Community Protest, Violence, and Business Support for a Social Activist Cause: Evidence from the Black Lives Matter Movement
September 29 @ 1:30 pm - 3:00 pm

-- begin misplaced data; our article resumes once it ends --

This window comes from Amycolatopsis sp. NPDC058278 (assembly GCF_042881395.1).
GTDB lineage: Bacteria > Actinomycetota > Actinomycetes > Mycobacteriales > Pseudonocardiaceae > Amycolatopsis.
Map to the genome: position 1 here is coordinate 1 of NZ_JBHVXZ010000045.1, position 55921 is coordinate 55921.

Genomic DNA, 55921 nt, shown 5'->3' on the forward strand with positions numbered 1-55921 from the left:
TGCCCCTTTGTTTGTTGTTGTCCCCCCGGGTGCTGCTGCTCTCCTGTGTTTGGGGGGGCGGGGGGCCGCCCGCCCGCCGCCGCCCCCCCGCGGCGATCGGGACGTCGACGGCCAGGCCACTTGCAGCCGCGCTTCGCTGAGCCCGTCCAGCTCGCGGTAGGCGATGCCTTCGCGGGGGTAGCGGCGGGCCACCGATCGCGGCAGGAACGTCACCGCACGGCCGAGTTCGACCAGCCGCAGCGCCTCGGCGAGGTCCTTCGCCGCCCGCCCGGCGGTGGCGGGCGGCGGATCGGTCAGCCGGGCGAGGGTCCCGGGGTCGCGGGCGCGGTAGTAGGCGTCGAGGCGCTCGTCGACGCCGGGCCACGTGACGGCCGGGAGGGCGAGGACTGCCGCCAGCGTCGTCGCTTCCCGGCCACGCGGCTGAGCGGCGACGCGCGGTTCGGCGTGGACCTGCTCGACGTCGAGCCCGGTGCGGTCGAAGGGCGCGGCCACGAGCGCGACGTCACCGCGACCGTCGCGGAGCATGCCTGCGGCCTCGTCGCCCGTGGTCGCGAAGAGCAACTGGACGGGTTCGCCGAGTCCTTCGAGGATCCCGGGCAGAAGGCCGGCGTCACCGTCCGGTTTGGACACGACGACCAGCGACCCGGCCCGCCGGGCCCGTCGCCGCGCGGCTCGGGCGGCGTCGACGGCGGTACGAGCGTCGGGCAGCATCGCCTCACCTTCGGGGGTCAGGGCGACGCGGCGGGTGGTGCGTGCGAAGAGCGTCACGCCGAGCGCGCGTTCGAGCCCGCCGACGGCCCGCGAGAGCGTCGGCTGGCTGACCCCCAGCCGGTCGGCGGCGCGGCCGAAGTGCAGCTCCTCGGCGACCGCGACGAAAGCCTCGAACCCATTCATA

We examine how companies respond to reported violence in protests in their local communities. Building on the community embeddedness literature, we propose that business leaders can interpret protest violence as evidence of social disorder or a valid grievance, and that this interpretation is influenced by the history of the community context in which the violence occurs and where their companies are headquartered. In particular, we examine the history of grievance-validating events and the history of protest violence in local communities, and posit that these factors shape whether companies offer their support for the cause of a protest in which violence is reported. Using a hand-collected dataset on corporate diversity actions following the 2020 Black Lives Matter movement, we find that violence in protests was more likely to elicit supportive corporate diversity actions that align with the movement’s goals when the protests occurred in communities with a history of severe police shootings. We also find that violence in protests was less likely to elicit those actions when the protests occurred in communities with histories of persistent protest violence. We discuss several implications for research on social movements, community embeddedness, stakeholder strategy, and corporate activism.